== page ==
6. 6. 8/21/2013 6 LIGHT REACTIONS
  7. 7. 8/21/2013 7 Photosystems Chlorophyll is organized along with other proteins and smaller organic molecules into photosystems PHOTOSYSTEMS Has light gathering “antenna complex” consisting of a cluster of chloro a, b and carotenoidmoleculesß Reaction center One of the chloro a Where first light driven chemical reaction of photo occurs Includes PRIMARY ELECTRON ACCEPTOR PHOTOSYSTEM PHOTOSYSTEM I P700 (700 nm wavelength) PHOTOSYSTEM II P680 Two Routes for electron flow 1. Non cyclic predominant route; PS I and PS II ATP and NADPH 2. Cyclic alternative route; makes use of PS I ATP only
  8. 8. 8/21/2013 8 Non cyclic electron flow Cyclic electron flow What is the significance of cyclic electron flow? Noncyclic- produces ATP and NADPH Calvin cycle- consumes more ATP than NADPH A h l l h hNADPH concentration- helps regulate which pathway to take (cyclic or noncyclic) If ATP runs low for Calvin; NADPH accumulates
  9. 9. 8/21/2013 9 Calvin Cycley Dark Reactions/ Light Independent Reaction Calvin cycle Uses ATP and NADPH to convert CO2 to sugar Direct product: Glyceraldehyde-3-phosphate (G3P) NOT glucose 3 Carbon sugarg g Cycle must take place 3X for the net synthesis of glucose Carbon fixation – incorporation of CO2 into organic compounds Calvin cycle 3 Phases 1. Carbon fixation CO2 joins ribulose biphosphate (RuBP) by RuBP carboxylase (Rubisco) Product is a 6-carbon unstable molecule that breaks into 2 3 b l l d 3 h h l t3-carbon molecule named 3-phosphoglycerate 2. Reduction 3- phosphoglycerate receives a phosphate group 1,3 biphosphoglycerate NADPH reduces 1,3 biphosphoglycerate 3. Regeneration of CO2 acceptor (RuBP) Copyright © 2002 Pearson Education, Inc., publishing as Benjamin Cummings Fig. 10.17.1
  10. 10. 8/21/2013 10 Copyright © 2002 Pearson Education, Inc., publishing as Benjamin Cummings Fig. 10.17.2 Copyright © 2002 Pearson Education, Inc., publishing as Benjamin Cummings Fig. 10.17.3 Alternative mechanisms of carbon fixation Photorespiration C3 plants- first organic product of carbon fixation is a 3- carbon molecule (3 phosphoglycerate) Some plants close stomata during hot, dry days. CO2 entry is prevented; Calvin cycle starves. Inside the leaf, O2 production increases because of photosynthesisphotosynthesis Rubisco can also accept O2 Product splits One 2-carbon compound is exported from the chloroplast Mitochondria and peroxisomes break this product CO2 is released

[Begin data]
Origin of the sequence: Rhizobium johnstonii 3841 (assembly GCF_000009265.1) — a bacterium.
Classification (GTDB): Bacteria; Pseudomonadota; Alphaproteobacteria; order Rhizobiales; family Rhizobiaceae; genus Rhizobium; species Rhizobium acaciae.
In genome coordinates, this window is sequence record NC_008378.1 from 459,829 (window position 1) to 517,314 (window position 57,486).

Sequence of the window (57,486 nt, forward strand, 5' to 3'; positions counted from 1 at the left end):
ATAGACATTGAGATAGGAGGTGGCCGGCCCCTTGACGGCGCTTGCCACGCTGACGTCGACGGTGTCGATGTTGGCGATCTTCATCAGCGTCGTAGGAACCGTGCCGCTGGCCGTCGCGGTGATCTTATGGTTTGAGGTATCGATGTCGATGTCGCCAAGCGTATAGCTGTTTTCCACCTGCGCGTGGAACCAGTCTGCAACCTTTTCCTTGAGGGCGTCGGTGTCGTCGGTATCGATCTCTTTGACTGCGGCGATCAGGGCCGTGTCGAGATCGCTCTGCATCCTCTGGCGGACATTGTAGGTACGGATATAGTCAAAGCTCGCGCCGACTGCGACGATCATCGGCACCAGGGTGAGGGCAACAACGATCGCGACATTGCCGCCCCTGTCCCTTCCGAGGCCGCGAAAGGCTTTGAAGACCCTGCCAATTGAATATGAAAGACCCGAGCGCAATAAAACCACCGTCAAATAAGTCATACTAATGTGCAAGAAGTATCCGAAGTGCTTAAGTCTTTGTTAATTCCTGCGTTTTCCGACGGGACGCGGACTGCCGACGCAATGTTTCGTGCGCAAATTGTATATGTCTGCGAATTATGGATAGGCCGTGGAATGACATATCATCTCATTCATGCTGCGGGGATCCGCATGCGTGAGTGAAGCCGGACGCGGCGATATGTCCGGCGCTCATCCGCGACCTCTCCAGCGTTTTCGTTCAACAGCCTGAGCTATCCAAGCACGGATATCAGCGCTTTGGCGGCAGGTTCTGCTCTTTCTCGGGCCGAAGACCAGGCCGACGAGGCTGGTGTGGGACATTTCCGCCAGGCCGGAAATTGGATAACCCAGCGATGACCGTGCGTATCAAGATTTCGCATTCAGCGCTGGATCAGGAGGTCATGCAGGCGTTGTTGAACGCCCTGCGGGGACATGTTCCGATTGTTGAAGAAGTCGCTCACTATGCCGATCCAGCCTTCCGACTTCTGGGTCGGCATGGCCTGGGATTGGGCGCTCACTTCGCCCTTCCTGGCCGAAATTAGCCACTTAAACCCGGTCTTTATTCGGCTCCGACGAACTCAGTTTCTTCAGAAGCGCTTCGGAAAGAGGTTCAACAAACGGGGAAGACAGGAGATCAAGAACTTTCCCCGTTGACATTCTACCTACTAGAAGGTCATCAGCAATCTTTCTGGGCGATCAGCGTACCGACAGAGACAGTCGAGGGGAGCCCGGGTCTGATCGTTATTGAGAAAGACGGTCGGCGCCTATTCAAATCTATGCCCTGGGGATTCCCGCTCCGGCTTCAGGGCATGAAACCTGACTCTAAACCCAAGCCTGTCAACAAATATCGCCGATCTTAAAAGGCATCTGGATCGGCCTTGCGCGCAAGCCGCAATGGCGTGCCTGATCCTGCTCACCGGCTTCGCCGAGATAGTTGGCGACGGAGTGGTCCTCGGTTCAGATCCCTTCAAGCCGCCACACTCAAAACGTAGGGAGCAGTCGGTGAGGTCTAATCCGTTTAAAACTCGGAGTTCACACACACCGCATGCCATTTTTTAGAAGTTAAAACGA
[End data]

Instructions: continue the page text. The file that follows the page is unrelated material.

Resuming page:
11. 11. 8/21/2013 11 Photorespiration is a wasteful processp It does not generate ATP and produces no food C4 plants Preface Calvin cycle with 4-carbon compound Sugarcane and corn Presence of BUNDLE SHEATH CELLS Calvin cycle is confined in the chloroplast of bundle h h llsheath cells Carbon fixation happens in the MESOPHYLL CELLS CO2 joins PEP (Phosphoenolpyruvate) by PEP carboxylase (Pepco) forms oxaloacetate Pepco- higher affinity with CO2 Mesophyll cells- pump CO2 into bundle sheath so Rubisco can function well CAM plants Crassulacean acid metabolism Succulent plants Cacti, pineapple, CrassulaceaeCacti, pineapple, Crassulaceae Open their stomata during night and close during the day Store organic acid into VACUOLES CO2 is release from the organic acid during the day when products of light reactions are available (ATP, NADPH)
  12. 12. 8/21/2013 12